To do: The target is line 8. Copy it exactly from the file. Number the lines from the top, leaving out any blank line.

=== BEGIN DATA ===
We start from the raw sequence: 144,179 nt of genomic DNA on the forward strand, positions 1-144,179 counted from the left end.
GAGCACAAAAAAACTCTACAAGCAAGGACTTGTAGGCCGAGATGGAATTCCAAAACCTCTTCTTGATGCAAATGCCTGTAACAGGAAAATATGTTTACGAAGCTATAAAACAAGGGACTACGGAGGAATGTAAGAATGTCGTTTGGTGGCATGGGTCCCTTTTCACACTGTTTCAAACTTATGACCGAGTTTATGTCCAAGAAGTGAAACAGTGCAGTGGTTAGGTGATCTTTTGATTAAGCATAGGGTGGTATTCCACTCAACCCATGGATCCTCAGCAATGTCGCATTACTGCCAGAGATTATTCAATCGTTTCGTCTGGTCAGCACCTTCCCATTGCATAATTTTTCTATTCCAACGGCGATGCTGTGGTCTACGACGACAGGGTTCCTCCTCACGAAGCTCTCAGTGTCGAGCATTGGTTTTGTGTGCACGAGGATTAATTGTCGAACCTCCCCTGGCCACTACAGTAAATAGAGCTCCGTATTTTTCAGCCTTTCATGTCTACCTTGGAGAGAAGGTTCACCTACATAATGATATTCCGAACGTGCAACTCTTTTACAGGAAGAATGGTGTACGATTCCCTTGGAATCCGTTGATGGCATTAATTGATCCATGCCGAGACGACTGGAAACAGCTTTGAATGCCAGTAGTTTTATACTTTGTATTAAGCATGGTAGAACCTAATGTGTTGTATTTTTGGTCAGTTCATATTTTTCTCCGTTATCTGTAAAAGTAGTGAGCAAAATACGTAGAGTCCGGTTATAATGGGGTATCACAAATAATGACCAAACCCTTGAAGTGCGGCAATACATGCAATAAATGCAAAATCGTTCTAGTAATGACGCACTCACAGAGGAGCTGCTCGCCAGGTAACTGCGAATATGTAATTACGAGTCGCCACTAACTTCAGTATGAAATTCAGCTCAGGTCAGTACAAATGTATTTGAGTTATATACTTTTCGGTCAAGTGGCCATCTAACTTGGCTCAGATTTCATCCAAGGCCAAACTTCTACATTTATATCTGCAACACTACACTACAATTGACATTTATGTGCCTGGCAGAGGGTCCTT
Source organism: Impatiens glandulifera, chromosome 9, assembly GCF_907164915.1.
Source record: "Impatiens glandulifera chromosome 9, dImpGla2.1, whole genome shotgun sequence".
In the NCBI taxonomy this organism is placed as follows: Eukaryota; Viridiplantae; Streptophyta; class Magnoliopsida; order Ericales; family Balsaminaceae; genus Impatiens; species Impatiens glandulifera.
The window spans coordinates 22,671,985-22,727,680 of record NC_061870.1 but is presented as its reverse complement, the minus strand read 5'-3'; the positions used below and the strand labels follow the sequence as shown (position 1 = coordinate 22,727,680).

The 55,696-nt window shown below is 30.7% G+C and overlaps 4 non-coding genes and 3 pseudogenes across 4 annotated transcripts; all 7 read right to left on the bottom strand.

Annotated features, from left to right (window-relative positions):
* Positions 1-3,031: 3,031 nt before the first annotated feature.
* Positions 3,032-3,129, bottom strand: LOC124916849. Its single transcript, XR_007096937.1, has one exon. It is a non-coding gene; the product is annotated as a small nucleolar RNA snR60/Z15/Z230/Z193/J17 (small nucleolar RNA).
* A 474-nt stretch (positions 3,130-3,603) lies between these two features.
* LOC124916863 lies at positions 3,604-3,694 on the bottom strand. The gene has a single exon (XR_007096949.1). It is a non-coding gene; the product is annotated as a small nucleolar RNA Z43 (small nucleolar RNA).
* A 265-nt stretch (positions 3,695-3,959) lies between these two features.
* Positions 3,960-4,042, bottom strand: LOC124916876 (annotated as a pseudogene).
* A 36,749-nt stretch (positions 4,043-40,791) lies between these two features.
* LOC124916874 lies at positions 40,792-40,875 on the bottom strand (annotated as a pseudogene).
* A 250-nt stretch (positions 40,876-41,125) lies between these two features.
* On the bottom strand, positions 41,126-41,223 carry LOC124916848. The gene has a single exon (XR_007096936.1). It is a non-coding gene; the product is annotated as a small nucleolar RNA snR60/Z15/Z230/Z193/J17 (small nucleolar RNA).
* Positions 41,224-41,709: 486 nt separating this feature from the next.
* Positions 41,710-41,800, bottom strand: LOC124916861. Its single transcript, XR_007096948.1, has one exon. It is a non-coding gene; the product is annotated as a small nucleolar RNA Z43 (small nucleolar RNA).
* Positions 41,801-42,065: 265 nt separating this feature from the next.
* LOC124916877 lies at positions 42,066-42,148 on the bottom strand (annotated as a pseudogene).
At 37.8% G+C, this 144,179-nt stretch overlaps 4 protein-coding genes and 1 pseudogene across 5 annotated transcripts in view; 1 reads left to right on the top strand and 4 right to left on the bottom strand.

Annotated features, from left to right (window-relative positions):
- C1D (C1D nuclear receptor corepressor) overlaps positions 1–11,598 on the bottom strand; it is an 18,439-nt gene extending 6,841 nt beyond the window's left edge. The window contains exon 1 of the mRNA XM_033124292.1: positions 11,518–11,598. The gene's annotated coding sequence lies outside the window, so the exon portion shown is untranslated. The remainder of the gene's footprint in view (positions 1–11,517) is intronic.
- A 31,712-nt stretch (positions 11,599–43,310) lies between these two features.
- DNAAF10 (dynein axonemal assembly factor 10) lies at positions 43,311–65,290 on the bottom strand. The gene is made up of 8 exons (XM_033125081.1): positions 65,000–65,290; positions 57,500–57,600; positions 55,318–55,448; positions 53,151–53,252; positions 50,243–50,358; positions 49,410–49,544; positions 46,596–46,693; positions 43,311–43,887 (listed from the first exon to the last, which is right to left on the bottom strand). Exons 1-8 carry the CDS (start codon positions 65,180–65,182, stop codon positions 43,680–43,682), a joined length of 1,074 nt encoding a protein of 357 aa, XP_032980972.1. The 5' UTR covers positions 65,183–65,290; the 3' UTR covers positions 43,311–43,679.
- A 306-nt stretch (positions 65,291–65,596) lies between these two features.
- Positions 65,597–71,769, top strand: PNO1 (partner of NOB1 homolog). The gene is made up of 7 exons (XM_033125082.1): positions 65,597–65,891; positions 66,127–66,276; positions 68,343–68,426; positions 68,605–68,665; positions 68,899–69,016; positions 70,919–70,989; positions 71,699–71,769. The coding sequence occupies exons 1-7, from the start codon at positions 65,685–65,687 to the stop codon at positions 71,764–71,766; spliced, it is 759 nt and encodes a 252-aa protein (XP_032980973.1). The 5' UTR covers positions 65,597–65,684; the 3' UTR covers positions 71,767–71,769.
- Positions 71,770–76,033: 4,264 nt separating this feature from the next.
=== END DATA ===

Annotated features, from left to right (window-relative positions):